I put in my 3 days at work this week....3 days in a row. I had a variety of patients. Luckily no one was critical or progressively getting worse. They all were getting better...which means they get discharged & I get all new patients. I prefer to keep patients I'm already familiar with...who doesn't?
I like to think that I connect pretty well with my patients. I was told in report that this one patient of mine was out of control, would not follow safety instructions, they put him in a Posey vest & wrist restraints, etc. I was warned by the other nurses what a handful he was & to expect to spend a lot of time in his room. What a way to start off my first night. I have come to learn though...that this is not always an accurate picture. There are times where I am told "so & so is a difficult patient"...only to find that they were pleasant & cooperative with me. Maybe I'm the "patient whisperer"...sort of like what the horse whisperer is for horses...lol. Nah...I'm not that conceited. Back to this patient I was describing...I went into his room to assess him & found that he was not the person previously described to me. He was a charming gentleman...who at times may have been slightly confused, but overall...very pleasant & cooperative. He thanked me often for treating him so well. By my third night, they had transferred him to med-surg...which is good for him. It means he is getting healthier & ready to leave the hospital soon.
I had another patient that was supposed to be discharged on Monday. Turns out her potassium level was 2.9 "after" receiving 80 meq of potassium during the day. The doctor was informed & the discharge was put on hold. It's a good thing, because the next day they did a surgical consult regarding possible gallstones & sure enough, she had them & had surgery on Wednesday afternoon. She came back from surgery/PACU around 6:30 pm. On the chart, she had discharge orders from both her primary doctor & the surgeon. I was surprised. Ummm, hello...she just had surgery a couple of hours ago & is still out of it due to the anesthesia & pain meds...you want me to send her home in this condition? Not to mention that her potassium level was 3.1 & had not been addressed and also the patient did not want to go home in her current condition. I called the doctor, he ordered potassium PO & send her home. It seemed too soon for my comfort, but ok. I gave her the potassium, only for her to get nauseous & throw it up. Well, that bought her another night at the hospital because now she needed potassium given the IV route & that takes 4 hours. She was happy to stay. Which also makes me wonder about these patients that don't want to leave the hospital. 95% are eager to get out of there as soon as possible. Except the two patients I had...this one & another one that had a heart cath done...they didn't want to go home. I felt like I was pushing them out the door.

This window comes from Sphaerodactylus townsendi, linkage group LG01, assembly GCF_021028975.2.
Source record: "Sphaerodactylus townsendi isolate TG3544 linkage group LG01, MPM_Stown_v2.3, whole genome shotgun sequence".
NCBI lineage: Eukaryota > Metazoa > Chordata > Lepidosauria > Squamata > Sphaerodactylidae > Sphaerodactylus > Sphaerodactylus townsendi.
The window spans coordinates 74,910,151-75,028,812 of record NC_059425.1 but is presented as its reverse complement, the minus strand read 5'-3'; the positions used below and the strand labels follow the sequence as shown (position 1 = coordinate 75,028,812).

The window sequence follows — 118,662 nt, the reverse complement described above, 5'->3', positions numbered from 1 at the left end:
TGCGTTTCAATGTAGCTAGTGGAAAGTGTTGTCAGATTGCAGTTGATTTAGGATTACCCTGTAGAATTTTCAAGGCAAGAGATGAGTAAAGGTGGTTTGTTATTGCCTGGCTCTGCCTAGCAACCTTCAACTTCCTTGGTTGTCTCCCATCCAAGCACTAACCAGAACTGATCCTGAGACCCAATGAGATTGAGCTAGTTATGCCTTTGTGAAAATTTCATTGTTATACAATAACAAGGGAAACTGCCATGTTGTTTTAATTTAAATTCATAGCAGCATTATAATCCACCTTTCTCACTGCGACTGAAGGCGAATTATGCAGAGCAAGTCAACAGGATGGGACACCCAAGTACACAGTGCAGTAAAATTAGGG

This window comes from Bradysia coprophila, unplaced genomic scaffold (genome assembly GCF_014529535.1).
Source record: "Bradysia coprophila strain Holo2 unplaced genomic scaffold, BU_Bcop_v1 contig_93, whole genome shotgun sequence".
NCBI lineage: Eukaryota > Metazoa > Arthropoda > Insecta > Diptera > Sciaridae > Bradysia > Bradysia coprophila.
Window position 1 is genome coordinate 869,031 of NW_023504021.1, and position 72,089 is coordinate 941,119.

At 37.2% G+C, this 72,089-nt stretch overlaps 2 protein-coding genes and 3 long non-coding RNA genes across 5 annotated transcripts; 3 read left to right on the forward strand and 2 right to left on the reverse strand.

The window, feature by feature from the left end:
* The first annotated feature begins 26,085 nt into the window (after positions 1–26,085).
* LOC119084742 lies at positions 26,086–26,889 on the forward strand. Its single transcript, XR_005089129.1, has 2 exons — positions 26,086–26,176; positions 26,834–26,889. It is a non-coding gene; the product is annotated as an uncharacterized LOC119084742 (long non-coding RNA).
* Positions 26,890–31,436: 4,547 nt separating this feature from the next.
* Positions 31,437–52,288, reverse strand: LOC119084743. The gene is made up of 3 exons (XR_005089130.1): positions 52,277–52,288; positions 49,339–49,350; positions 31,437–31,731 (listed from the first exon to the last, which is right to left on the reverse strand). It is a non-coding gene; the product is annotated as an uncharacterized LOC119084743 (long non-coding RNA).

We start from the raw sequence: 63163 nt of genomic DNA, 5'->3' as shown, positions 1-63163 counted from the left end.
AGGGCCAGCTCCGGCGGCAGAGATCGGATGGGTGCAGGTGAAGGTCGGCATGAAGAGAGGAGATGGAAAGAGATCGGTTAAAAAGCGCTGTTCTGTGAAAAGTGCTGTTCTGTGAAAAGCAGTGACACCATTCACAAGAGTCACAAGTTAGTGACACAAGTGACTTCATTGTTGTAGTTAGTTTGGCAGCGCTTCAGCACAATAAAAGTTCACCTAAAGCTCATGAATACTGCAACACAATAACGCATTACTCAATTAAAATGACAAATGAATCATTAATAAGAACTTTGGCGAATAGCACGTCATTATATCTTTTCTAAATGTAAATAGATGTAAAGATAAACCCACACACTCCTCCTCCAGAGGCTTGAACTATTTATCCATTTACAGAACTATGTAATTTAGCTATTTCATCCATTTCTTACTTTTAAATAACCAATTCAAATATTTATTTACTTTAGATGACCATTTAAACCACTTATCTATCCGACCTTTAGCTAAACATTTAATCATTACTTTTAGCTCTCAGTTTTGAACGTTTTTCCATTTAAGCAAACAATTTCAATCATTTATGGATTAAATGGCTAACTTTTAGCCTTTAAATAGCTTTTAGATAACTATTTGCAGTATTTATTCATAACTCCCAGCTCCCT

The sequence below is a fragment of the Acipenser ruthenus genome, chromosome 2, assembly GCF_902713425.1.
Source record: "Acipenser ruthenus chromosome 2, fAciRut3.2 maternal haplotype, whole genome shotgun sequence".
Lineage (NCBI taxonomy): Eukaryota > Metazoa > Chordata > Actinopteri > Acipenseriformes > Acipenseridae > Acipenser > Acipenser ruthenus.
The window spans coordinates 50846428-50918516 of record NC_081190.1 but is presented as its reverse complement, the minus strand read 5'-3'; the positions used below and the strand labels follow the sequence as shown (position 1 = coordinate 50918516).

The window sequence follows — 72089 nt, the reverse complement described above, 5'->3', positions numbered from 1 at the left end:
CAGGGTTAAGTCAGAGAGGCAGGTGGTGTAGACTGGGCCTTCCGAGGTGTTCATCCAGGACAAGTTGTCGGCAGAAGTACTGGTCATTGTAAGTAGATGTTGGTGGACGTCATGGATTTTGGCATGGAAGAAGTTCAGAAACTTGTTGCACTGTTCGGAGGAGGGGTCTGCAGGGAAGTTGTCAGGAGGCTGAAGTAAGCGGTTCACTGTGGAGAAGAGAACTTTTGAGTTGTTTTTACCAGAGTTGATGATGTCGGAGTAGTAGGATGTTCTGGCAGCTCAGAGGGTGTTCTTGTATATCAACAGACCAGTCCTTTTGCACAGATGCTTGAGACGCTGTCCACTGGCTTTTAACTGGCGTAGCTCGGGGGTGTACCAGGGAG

My heart cath patient....her heart cath was positive...but since she is in no condition to have surgery to resolve it, the doctor wrote out some meds & then said "Ok to discharge." I had to wait until 10:30 pm because she needed to remain lying flat after having a heart cath. I questioned...shouldn't I make sure she is stable "after" getting up & moving around. Nope, patient is allowed up at 10:30 & send her home. I felt awful because this is an elderly couple that probably wasn't even use to staying up past 9 pm, much less be driving around after 11 pm. But they had no choice...she was finally left at 11:15 pm.
I got a new admit this morning...basically a drug seeker using the excuse of having chest pain. He's worn out his welcome at other hospitals & now ended up at my hospital. He stated all of these pain meds that he was allergic too...they were the less potent pain meds & obviously he was probably immune to their effects. Every 4 hours he was claiming to have chest pain so he could get the pain mediciation. I'm not one to judge these patients...if the patient wants pain meds & the doctor has ordered it...I am not about to ignore his claims of feeling pain. I'll give the pain medication. Because as we all learn in nursing school...only the patient can tell you that they are exerpiencing pain. He was so dramatic though, that it wasn't even funny.
Oh well...I had other patients, but I'm getting sleepy & heading to bed. Take care!